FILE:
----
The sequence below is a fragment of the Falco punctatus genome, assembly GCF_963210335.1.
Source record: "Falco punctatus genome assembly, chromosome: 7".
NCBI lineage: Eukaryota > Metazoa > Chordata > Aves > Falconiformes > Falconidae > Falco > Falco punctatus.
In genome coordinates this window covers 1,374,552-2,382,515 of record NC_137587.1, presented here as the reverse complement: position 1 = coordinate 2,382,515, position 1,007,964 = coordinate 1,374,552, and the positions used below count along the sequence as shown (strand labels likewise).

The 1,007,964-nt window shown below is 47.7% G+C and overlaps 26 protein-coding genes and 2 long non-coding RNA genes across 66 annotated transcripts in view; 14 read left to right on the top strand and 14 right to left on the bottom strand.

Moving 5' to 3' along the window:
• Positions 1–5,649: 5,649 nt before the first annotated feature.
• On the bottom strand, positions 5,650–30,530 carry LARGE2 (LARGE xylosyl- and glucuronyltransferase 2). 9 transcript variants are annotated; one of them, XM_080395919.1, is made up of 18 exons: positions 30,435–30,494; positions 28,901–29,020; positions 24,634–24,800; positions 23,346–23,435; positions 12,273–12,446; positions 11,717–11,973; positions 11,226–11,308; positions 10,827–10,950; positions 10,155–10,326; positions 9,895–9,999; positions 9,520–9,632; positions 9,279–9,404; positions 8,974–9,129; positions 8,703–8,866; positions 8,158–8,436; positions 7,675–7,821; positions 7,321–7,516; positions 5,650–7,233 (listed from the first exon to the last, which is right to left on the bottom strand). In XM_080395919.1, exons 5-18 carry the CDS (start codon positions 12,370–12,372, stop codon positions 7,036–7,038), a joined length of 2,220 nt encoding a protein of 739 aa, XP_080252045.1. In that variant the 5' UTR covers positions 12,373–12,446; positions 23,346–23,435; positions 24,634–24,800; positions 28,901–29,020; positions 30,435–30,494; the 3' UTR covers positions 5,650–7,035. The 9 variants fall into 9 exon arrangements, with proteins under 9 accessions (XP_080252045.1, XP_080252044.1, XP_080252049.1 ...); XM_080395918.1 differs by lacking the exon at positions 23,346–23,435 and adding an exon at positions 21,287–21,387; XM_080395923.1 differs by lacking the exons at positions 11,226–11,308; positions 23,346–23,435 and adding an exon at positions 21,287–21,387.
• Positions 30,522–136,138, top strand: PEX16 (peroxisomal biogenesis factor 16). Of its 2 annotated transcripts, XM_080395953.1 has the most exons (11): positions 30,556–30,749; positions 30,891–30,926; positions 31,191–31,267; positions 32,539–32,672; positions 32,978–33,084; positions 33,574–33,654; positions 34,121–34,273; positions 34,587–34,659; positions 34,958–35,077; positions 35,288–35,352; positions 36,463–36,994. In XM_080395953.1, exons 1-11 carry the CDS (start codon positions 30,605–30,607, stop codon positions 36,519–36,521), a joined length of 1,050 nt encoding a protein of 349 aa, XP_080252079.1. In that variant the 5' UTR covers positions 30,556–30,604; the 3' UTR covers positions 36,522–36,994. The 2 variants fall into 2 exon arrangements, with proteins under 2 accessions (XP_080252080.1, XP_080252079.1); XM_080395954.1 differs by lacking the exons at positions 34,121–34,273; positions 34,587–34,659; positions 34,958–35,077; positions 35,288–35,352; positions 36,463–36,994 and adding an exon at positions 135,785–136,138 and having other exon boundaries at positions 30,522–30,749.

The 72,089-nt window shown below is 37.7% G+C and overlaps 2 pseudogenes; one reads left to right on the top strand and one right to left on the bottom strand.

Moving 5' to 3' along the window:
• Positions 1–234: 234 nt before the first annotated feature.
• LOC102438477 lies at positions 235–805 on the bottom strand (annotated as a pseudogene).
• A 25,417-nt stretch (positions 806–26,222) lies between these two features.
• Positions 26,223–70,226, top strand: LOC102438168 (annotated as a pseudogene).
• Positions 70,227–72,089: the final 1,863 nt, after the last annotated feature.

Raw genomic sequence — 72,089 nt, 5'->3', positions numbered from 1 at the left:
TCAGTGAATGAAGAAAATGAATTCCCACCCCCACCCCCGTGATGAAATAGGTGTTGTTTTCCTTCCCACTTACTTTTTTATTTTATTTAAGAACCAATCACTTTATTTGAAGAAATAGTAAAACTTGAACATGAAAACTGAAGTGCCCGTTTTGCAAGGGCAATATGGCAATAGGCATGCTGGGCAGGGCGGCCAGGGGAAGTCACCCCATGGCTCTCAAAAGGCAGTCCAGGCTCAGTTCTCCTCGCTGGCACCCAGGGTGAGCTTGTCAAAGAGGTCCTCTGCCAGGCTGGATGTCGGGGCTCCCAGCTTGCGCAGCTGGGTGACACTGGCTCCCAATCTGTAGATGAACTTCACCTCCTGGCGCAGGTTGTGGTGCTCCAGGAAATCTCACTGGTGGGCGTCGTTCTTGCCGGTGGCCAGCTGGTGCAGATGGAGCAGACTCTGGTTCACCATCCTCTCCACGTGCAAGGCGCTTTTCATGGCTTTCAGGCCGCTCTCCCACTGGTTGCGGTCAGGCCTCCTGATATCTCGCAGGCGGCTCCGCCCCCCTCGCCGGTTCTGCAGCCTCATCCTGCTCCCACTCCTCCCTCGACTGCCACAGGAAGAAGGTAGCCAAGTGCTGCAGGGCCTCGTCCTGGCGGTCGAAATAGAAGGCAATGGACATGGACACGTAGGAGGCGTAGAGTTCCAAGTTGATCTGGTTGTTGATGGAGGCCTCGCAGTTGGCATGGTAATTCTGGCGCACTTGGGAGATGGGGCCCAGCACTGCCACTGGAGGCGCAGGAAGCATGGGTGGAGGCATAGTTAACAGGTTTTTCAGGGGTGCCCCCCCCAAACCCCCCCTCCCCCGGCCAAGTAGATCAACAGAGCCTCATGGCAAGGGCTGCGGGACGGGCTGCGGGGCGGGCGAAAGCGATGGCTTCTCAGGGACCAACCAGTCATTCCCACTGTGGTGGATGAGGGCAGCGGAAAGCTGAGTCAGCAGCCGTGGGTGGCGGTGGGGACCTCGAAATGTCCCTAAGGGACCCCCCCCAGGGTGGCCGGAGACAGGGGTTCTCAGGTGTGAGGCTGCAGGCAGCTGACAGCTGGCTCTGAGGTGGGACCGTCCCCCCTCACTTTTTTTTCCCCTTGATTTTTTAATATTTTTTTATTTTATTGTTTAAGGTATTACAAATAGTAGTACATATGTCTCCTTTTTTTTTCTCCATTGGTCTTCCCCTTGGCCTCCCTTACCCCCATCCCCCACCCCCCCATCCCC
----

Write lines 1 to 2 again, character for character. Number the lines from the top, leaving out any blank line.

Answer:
The sequence below is a fragment of the Falco punctatus genome, assembly GCF_963210335.1.
Source record: "Falco punctatus genome assembly, chromosome: 7".